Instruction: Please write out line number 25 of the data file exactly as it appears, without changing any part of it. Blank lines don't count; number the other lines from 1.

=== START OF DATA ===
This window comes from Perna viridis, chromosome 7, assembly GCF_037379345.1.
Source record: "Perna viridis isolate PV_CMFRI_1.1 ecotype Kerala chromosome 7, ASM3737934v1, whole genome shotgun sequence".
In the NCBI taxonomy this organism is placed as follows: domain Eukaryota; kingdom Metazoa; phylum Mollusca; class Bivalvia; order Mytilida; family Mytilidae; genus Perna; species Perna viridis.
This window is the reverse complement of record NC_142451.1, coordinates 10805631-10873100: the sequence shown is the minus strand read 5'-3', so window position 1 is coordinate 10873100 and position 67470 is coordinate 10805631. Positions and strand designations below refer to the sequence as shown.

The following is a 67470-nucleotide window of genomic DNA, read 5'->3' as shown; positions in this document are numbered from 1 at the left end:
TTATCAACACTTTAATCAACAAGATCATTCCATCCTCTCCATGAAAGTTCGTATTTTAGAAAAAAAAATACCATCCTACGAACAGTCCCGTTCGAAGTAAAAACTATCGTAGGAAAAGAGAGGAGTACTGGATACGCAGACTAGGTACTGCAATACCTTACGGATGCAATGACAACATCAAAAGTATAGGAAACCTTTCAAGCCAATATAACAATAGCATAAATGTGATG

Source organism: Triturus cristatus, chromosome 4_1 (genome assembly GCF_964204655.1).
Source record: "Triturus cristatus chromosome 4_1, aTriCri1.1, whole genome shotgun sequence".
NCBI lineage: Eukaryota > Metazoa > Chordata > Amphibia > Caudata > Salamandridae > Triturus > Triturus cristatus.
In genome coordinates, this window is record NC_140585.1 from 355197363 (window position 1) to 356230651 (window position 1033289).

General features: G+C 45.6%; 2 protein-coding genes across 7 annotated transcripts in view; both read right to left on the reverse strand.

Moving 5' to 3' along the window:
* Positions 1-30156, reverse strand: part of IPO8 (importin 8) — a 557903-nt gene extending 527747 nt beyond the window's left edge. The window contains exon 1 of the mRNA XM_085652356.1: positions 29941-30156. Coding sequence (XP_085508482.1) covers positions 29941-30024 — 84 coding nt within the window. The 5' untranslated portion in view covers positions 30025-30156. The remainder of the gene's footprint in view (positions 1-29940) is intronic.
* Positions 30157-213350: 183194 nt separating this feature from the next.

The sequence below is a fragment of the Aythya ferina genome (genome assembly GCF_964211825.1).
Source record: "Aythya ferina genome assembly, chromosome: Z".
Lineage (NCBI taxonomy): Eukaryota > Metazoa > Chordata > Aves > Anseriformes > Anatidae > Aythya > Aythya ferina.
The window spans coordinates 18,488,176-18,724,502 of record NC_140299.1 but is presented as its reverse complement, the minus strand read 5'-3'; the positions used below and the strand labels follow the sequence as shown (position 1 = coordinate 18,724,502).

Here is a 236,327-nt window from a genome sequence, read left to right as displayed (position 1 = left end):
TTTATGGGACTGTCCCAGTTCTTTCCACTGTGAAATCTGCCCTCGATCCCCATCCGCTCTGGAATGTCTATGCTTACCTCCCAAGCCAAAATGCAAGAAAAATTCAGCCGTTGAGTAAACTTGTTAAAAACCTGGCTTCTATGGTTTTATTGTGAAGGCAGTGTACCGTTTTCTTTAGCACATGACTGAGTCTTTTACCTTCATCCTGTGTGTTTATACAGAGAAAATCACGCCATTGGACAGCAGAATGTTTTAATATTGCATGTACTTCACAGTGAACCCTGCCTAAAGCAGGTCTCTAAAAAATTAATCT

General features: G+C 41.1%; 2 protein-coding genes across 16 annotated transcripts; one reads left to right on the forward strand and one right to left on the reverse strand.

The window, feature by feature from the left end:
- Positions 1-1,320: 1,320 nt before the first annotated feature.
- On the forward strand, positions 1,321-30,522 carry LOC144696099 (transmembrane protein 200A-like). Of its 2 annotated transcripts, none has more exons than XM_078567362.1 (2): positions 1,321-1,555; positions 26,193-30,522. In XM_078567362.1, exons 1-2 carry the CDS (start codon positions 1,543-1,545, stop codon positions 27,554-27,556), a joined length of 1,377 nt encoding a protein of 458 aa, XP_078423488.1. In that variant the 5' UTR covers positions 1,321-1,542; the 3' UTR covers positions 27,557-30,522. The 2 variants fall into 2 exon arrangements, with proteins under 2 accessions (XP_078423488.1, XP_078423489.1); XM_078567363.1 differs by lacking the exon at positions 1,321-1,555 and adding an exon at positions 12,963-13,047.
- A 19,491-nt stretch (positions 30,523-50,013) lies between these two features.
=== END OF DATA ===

- A 19,491-nt stretch (positions 30,523-50,013) lies between these two features.